Action Goal

follow_joint_trajectory/follow_joint_trajectory (control_msgs/FollowJointTrajectoryActionGoal) pos_based_pos_traj_controller/follow_joint_trajectory (control_msgs/FollowJointTrajectoryActionGoal)

Published Topics

joint_states (sensor_msgs/JointState) joint_currents (std_msgs/Int16MultiArray)


close_brakes (std_srvs/TriggerRequest) enable_nodes (std_srvs/TriggerRequest) quick_stop_nodes (std_srvs/TriggerRequest) home_reset_offset_by_id (schunk_canopen_driver/HomeWithIDs) home_reset_offset_by_name (schunk_canopen_driver/HomeWithJointNames) home_reset_offset_all (schunk_canopen_driver/HomeAll) init_devices (std_srvs/TriggerRequest)


autostart (bool) can_device_name (string) frequency (int) traj_controller_name (string) use_ros_control (bool)


Example launchfiles


This launchfile gives a ready-to-use action interface to simply access position configurations. It also loads a urdf description of the arm and starts a robot state publisher. Parameters:


This launchfile gives a ready-to-use action interface for ros_control. It loads controllers defined in config/arm_controllers.yaml (This can be changed in the ros_control.launch file). Parameters:


This moves the robot to it's zero position using the profile_position mode. Parameters:

Advanced usage

Defining custom canopen IDs

If your robot arm does use custom canopen IDs, you can modify those in the config/example_config file. When modifying the canopen IDs you will also have to modify the node mapping in config/node_mapping.yaml which will perform the mapping between the canopen IDs and the URDF joint names. See the example config file for a syntax explanation.

In Principal you can configure multiple canopen chains, for example an arm and a gripper. The example configuration file already contains such a setup, however this is untested and might not work.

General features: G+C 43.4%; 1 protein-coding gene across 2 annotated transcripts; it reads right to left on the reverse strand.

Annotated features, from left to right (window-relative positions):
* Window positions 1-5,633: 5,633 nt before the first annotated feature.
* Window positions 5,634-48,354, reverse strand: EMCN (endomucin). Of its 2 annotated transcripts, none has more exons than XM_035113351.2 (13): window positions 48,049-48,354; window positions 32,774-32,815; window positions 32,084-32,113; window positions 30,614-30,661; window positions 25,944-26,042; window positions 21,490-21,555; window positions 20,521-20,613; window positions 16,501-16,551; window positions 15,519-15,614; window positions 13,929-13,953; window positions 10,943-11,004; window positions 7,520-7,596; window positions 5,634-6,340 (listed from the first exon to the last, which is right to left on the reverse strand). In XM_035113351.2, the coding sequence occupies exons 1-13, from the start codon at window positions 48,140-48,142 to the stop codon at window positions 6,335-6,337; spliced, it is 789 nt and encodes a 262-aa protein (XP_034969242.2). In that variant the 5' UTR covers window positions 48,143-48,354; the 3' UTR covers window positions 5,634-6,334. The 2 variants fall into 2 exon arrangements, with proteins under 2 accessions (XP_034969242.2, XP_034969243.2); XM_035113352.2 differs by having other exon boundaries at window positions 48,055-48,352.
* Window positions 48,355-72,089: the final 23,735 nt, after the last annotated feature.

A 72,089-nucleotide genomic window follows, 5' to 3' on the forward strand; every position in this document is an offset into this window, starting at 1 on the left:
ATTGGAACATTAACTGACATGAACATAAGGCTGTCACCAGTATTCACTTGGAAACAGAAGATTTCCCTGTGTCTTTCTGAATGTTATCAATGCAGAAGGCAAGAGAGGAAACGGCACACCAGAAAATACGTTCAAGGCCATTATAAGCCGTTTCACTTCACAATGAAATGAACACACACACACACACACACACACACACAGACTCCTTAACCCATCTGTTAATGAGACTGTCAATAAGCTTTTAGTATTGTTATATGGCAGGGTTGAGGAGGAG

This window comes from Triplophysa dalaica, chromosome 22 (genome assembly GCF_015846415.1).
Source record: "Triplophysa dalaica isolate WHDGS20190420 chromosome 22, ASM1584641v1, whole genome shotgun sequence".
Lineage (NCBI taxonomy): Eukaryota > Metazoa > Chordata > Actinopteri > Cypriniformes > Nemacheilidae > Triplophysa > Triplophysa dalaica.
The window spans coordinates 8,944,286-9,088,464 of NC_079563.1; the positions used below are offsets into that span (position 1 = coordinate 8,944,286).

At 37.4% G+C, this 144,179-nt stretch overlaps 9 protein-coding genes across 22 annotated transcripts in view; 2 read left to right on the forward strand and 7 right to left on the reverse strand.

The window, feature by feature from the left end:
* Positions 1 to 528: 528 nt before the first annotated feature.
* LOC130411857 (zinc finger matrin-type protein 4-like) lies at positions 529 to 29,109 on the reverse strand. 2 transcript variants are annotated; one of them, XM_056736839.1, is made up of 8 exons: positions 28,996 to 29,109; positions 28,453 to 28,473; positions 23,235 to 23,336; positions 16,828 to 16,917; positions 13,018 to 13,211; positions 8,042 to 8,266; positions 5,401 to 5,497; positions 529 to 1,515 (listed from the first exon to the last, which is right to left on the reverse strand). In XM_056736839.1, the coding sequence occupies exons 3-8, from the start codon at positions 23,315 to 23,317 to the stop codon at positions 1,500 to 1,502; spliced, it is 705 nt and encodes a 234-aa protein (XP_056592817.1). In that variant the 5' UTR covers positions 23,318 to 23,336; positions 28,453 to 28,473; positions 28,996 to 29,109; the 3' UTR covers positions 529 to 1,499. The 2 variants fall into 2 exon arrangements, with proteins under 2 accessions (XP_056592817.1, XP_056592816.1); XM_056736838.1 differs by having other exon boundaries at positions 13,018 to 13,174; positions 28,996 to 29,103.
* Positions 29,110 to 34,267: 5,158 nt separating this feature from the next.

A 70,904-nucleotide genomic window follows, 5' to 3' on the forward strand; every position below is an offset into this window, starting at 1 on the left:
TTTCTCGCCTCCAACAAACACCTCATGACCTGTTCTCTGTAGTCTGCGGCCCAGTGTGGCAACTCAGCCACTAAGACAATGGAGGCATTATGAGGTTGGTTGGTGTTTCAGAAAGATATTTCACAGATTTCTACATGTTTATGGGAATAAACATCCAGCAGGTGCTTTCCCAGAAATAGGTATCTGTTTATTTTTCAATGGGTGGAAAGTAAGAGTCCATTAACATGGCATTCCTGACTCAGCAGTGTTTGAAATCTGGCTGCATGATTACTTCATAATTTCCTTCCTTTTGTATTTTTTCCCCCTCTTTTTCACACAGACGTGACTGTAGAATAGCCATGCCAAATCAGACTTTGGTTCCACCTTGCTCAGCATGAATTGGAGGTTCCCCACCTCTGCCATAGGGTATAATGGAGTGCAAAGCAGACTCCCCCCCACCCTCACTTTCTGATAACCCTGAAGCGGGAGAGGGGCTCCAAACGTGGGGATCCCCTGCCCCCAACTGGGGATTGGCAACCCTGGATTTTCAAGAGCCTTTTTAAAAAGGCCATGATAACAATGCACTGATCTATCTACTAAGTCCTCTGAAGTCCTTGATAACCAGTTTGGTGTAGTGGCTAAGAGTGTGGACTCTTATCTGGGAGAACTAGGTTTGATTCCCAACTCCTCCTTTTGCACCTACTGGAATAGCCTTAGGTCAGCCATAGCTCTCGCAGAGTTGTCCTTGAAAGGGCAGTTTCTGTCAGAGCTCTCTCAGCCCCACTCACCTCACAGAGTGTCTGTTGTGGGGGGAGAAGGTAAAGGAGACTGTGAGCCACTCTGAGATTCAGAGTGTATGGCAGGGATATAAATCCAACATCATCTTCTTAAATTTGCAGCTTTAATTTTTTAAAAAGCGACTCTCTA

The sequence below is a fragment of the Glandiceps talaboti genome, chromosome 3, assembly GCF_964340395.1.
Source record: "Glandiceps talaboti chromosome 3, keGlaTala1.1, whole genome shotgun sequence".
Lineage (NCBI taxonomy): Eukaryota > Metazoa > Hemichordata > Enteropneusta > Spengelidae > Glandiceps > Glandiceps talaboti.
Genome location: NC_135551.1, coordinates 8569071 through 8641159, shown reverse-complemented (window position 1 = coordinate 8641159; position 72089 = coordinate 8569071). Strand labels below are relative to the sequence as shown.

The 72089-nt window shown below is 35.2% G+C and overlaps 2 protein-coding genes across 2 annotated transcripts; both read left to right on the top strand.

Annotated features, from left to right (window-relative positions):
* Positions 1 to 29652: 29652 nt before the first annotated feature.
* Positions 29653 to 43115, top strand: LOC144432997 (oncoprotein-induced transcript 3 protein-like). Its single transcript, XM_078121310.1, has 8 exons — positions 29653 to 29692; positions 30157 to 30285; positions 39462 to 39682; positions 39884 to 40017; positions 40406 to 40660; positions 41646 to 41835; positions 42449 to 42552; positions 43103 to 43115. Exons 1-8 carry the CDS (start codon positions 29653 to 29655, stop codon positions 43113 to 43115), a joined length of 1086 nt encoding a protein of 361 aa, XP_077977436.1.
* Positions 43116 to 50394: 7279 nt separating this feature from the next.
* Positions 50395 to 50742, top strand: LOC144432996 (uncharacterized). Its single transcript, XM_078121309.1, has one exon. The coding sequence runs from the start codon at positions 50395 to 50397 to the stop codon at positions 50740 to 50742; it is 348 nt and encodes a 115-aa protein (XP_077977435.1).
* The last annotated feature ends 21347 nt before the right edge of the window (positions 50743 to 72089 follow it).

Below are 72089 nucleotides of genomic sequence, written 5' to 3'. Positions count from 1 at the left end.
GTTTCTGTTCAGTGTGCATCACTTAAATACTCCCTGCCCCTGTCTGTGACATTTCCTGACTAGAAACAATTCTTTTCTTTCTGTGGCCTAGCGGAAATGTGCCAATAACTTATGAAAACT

Setting up Profile Position ramps

When using the simple profile position mode Ramping up and down is controlled by the hardware. The velocity and acceleration can be configured in the config/example_config.yamlfile. Also, targets can be commanded as a relative motion to the current position or as an absolute position relative to the home position (which is the default). Change the ppm_use_relative_targets parameter if you like to change this behavior.


Fault after canceling a goal

Canceling a goal at high speeds seems to set the robot into a fault state. This comes from within the used position controller as it commands the robot to hold a position which is too far away to be reached within one control cycle. As a workaround prefer the quick_stop_nodes service

Fault after starting ros_control mode

Sometimes the robot gets into a fault mode after enabling the interpolated position mode (ros_control mode) when the arm is at a non-zero position. This should not happen with a recent version of ros_control, but if it happens, move the robot to it's zero position using the move_to_home_position.launch launchfile.

2019-06-15 13:10